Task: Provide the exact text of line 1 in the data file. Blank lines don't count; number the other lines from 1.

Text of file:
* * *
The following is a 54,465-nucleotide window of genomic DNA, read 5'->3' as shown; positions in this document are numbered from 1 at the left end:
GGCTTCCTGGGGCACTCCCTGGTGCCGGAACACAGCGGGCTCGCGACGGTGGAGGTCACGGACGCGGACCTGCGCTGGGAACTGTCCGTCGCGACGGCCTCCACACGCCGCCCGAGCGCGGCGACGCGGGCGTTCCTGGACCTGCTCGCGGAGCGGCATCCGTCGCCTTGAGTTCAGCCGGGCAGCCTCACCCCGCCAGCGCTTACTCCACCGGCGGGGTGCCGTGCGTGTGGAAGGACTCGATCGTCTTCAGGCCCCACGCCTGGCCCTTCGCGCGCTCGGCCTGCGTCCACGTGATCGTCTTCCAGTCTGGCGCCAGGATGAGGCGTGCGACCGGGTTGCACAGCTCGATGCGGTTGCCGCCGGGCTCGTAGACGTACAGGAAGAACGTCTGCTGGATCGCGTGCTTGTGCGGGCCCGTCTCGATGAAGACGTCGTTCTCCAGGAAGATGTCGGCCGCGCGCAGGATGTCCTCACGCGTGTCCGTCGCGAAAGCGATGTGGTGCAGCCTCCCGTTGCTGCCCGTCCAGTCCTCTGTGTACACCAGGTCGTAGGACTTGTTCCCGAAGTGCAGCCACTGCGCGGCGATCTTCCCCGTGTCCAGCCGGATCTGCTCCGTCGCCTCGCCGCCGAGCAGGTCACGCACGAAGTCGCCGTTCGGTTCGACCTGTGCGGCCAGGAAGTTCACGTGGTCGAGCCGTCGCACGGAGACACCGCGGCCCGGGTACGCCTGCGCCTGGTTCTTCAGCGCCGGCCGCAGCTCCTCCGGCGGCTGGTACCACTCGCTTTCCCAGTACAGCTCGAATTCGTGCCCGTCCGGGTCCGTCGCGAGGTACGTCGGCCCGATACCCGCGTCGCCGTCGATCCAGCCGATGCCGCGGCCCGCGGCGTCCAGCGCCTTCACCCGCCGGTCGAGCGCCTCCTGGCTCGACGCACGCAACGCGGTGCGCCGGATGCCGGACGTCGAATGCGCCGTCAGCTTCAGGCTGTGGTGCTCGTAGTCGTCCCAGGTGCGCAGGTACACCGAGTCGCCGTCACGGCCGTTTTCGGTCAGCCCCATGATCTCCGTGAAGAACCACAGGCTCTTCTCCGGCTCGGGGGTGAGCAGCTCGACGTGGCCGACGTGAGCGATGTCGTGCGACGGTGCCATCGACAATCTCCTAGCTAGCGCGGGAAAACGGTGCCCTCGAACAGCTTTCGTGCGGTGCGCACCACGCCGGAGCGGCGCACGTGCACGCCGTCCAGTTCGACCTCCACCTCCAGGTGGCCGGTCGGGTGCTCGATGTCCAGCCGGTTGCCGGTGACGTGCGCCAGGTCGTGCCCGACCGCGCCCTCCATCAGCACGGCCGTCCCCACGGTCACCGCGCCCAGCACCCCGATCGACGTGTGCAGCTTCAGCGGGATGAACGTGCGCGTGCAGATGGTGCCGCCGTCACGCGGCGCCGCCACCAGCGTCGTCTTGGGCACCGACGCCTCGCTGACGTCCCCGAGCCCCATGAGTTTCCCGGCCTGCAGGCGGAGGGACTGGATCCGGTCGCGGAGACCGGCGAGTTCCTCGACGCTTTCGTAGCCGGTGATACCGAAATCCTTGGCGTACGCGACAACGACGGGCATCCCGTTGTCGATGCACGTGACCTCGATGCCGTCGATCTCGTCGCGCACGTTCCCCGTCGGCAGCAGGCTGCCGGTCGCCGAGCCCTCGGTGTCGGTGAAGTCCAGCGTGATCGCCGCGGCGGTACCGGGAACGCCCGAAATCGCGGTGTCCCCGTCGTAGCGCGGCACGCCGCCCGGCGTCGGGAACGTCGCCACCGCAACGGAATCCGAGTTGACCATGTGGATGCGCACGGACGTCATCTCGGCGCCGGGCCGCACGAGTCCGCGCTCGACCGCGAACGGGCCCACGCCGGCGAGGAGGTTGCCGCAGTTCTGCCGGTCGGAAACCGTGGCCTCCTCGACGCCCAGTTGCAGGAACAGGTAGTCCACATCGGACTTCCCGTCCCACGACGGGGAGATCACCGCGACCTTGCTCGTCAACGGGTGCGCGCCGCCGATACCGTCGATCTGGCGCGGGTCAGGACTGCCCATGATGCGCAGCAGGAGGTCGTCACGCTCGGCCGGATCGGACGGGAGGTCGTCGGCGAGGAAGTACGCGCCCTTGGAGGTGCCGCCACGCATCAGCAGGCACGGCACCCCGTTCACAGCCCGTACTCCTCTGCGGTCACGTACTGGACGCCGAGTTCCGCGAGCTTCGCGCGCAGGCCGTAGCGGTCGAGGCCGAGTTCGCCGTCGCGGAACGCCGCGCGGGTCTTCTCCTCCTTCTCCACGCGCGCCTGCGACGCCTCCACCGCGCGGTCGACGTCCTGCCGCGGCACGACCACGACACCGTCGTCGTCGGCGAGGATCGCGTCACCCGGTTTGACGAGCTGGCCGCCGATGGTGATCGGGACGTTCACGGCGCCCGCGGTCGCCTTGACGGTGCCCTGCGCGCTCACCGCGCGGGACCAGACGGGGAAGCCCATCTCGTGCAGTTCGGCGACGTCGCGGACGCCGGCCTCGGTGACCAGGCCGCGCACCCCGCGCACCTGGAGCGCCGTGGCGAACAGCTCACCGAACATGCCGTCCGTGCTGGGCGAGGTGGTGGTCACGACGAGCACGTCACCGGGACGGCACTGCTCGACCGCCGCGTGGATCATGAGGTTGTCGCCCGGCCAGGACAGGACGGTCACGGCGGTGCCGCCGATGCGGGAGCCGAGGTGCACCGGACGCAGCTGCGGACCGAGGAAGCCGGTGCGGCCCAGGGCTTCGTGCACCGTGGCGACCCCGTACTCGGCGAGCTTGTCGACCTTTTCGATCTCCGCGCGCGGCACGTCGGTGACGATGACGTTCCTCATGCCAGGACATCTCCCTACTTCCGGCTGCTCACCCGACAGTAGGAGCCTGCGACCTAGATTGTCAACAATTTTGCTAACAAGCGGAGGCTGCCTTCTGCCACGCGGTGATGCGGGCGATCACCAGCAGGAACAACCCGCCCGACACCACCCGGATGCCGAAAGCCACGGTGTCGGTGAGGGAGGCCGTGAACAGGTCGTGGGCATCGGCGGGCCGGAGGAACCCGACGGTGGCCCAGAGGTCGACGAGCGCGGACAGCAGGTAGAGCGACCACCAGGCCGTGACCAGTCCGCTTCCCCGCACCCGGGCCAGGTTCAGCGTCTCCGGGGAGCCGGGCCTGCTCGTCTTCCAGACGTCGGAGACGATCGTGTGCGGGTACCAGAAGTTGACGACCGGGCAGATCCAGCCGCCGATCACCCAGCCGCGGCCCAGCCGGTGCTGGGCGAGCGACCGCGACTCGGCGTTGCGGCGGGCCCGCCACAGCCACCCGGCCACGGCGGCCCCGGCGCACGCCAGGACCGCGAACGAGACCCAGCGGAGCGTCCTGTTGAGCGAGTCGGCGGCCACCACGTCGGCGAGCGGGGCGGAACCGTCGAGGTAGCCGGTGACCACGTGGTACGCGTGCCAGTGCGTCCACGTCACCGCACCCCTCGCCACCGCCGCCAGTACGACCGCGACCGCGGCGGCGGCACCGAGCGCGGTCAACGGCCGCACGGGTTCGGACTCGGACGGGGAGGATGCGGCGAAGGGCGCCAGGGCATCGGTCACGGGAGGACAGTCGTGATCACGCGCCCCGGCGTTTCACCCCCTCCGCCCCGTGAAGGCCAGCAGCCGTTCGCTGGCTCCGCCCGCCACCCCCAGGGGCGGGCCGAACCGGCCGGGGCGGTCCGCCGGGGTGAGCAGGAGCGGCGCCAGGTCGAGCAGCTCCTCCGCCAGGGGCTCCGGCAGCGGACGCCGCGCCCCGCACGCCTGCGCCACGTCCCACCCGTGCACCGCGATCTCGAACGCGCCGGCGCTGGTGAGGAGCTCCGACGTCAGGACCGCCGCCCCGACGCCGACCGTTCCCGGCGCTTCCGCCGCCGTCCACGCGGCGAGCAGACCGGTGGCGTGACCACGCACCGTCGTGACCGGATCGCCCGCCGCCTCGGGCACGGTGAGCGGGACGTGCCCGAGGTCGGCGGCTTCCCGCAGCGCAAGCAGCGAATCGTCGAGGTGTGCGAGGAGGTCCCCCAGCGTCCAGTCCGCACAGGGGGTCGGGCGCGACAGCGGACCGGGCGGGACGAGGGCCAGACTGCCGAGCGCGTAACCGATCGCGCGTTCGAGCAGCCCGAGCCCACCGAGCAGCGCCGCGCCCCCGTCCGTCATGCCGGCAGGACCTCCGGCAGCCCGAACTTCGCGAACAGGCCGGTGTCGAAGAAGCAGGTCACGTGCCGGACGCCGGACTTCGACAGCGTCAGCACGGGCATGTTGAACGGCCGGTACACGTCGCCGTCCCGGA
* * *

The following is a 54,465-nucleotide window of genomic DNA, read 5'->3' as shown; positions in this document are numbered from 1 at the left end: